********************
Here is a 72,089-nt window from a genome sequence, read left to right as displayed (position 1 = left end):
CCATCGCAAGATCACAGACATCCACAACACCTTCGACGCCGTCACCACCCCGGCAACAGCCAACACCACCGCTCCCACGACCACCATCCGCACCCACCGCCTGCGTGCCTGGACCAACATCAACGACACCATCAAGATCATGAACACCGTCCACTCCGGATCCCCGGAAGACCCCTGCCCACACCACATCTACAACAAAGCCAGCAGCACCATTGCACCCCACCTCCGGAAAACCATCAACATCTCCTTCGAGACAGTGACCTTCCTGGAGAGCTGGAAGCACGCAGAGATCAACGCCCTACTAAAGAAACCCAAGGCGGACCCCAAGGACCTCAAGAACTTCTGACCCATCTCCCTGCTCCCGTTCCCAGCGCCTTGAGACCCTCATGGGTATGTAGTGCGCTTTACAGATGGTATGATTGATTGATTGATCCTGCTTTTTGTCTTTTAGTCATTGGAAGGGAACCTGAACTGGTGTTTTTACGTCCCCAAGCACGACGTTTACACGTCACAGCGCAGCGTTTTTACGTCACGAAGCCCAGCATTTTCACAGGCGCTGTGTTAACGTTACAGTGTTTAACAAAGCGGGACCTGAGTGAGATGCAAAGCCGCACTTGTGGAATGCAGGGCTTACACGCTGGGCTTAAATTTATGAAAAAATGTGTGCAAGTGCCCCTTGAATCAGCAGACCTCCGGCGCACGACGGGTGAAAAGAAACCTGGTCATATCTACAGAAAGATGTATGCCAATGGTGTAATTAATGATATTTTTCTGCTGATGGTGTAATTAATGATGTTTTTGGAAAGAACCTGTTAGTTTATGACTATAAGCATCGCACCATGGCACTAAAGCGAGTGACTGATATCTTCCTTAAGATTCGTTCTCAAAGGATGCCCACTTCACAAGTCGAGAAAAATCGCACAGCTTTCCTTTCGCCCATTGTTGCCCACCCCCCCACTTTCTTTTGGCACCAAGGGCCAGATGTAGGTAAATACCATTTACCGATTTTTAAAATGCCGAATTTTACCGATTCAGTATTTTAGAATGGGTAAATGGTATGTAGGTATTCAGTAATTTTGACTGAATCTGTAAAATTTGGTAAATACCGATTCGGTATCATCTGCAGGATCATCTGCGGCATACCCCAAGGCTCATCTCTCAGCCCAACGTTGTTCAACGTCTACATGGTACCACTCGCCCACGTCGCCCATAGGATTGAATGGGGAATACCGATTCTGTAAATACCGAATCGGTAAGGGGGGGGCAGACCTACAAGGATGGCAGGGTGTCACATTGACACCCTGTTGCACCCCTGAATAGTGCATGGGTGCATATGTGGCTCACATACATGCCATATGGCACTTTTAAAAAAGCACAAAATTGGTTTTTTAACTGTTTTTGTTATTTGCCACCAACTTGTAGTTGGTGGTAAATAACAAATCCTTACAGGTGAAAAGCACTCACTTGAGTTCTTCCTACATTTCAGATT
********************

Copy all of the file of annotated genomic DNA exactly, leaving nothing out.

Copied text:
Here is a 72,089-nt window from a genome sequence, read left to right as displayed (position 1 = left end):
CCATCGCAAGATCACAGACATCCACAACACCTTCGACGCCGTCACCACCCCGGCAACAGCCAACACCACCGCTCCCACGACCACCATCCGCACCCACCGCCTGCGTGCCTGGACCAACATCAACGACACCATCAAGATCATGAACACCGTCCACTCCGGATCCCCGGAAGACCCCTGCCCACACCACATCTACAACAAAGCCAGCAGCACCATTGCACCCCACCTCCGGAAAACCATCAACATCTCCTTCGAGACAGTGACCTTCCTGGAGAGCTGGAAGCACGCAGAGATCAACGCCCTACTAAAGAAACCCAAGGCGGACCCCAAGGACCTCAAGAACTTCTGACCCATCTCCCTGCTCCCGTTCCCAGCGCCTTGAGACCCTCATGGGTATGTAGTGCGCTTTACAGATGGTATGATTGATTGATTGATCCTGCTTTTTGTCTTTTAGTCATTGGAAGGGAACCTGAACTGGTGTTTTTACGTCCCCAAGCACGACGTTTACACGTCACAGCGCAGCGTTTTTACGTCACGAAGCCCAGCATTTTCACAGGCGCTGTGTTAACGTTACAGTGTTTAACAAAGCGGGACCTGAGTGAGATGCAAAGCCGCACTTGTGGAATGCAGGGCTTACACGCTGGGCTTAAATTTATGAAAAAATGTGTGCAAGTGCCCCTTGAATCAGCAGACCTCCGGCGCACGACGGGTGAAAAGAAACCTGGTCATATCTACAGAAAGATGTATGCCAATGGTGTAATTAATGATATTTTTCTGCTGATGGTGTAATTAATGATGTTTTTGGAAAGAACCTGTTAGTTTATGACTATAAGCATCGCACCATGGCACTAAAGCGAGTGACTGATATCTTCCTTAAGATTCGTTCTCAAAGGATGCCCACTTCACAAGTCGAGAAAAATCGCACAGCTTTCCTTTCGCCCATTGTTGCCCACCCCCCCACTTTCTTTTGGCACCAAGGGCCAGATGTAGGTAAATACCATTTACCGATTTTTAAAATGCCGAATTTTACCGATTCAGTATTTTAGAATGGGTAAATGGTATGTAGGTATTCAGTAATTTTGACTGAATCTGTAAAATTTGGTAAATACCGATTCGGTATCATCTGCAGGATCATCTGCGGCATACCCCAAGGCTCATCTCTCAGCCCAACGTTGTTCAACGTCTACATGGTACCACTCGCCCACGTCGCCCATAGGATTGAATGGGGAATACCGATTCTGTAAATACCGAATCGGTAAGGGGGGGGCAGACCTACAAGGATGGCAGGGTGTCACATTGACACCCTGTTGCACCCCTGAATAGTGCATGGGTGCATATGTGGCTCACATACATGCCATATGGCACTTTTAAAAAAGCACAAAATTGGTTTTTTAACTGTTTTTGTTATTTGCCACCAACTTGTAGTTGGTGGTAAATAACAAATCCTTACAGGTGAAAAGCACTCACTTGAGTTCTTCCTACATTTCAGATT